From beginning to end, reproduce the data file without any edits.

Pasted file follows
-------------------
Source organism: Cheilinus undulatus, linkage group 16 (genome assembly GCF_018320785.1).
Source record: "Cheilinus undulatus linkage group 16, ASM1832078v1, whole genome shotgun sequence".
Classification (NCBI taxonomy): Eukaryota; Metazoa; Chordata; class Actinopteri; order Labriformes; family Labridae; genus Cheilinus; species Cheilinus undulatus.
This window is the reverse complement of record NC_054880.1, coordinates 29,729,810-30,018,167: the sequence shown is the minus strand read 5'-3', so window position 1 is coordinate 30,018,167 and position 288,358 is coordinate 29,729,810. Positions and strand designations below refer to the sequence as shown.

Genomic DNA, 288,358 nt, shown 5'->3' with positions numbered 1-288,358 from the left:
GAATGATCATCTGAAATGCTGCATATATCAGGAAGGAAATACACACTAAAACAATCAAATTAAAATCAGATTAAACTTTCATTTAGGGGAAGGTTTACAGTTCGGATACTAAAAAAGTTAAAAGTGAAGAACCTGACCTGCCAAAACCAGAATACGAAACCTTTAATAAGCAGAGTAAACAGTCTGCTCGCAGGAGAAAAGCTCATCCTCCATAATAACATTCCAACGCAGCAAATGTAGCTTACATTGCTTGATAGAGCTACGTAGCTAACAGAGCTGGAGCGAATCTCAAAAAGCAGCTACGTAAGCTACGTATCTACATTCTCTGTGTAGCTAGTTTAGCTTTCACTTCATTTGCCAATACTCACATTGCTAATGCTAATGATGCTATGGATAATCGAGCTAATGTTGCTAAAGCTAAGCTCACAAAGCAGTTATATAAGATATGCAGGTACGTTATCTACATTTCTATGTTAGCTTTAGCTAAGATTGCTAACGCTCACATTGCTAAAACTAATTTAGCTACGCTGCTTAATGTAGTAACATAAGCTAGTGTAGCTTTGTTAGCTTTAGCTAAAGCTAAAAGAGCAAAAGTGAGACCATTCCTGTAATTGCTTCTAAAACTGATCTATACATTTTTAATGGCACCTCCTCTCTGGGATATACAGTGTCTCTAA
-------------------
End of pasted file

Source organism: Cheilinus undulatus, linkage group 16 (genome assembly GCF_018320785.1).
Source record: "Cheilinus undulatus linkage group 16, ASM1832078v1, whole genome shotgun sequence".
Classification (NCBI taxonomy): Eukaryota; Metazoa; Chordata; class Actinopteri; order Labriformes; family Labridae; genus Cheilinus; species Cheilinus undulatus.
This window is the reverse complement of record NC_054880.1, coordinates 29,729,810-30,018,167: the sequence shown is the minus strand read 5'-3', so window position 1 is coordinate 30,018,167 and position 288,358 is coordinate 29,729,810. Positions and strand designations below refer to the sequence as shown.

Genomic DNA, 288,358 nt, shown 5'->3' with positions numbered 1-288,358 from the left:
GAATGATCATCTGAAATGCTGCATATATCAGGAAGGAAATACACACTAAAACAATCAAATTAAAATCAGATTAAACTTTCATTTAGGGGAAGGTTTACAGTTCGGATACTAAAAAAGTTAAAAGTGAAGAACCTGACCTGCCAAAACCAGAATACGAAACCTTTAATAAGCAGAGTAAACAGTCTGCTCGCAGGAGAAAAGCTCATCCTCCATAATAACATTCCAACGCAGCAAATGTAGCTTACATTGCTTGATAGAGCTACGTAGCTAACAGAGCTGGAGCGAATCTCAAAAAGCAGCTACGTAAGCTACGTATCTACATTCTCTGTGTAGCTAGTTTAGCTTTCACTTCATTTGCCAATACTCACATTGCTAATGCTAATGATGCTATGGATAATCGAGCTAATGTTGCTAAAGCTAAGCTCACAAAGCAGTTATATAAGATATGCAGGTACGTTATCTACATTTCTATGTTAGCTTTAGCTAAGATTGCTAACGCTCACATTGCTAAAACTAATTTAGCTACGCTGCTTAATGTAGTAACATAAGCTAGTGTAGCTTTGTTAGCTTTAGCTAAAGCTAAAAGAGCAAAAGTGAGACCATTCCTGTAATTGCTTCTAAAACTGATCTATACATTTTTAATGGCACCTCCTCTCTGGGATATACAGTGTCTCTAA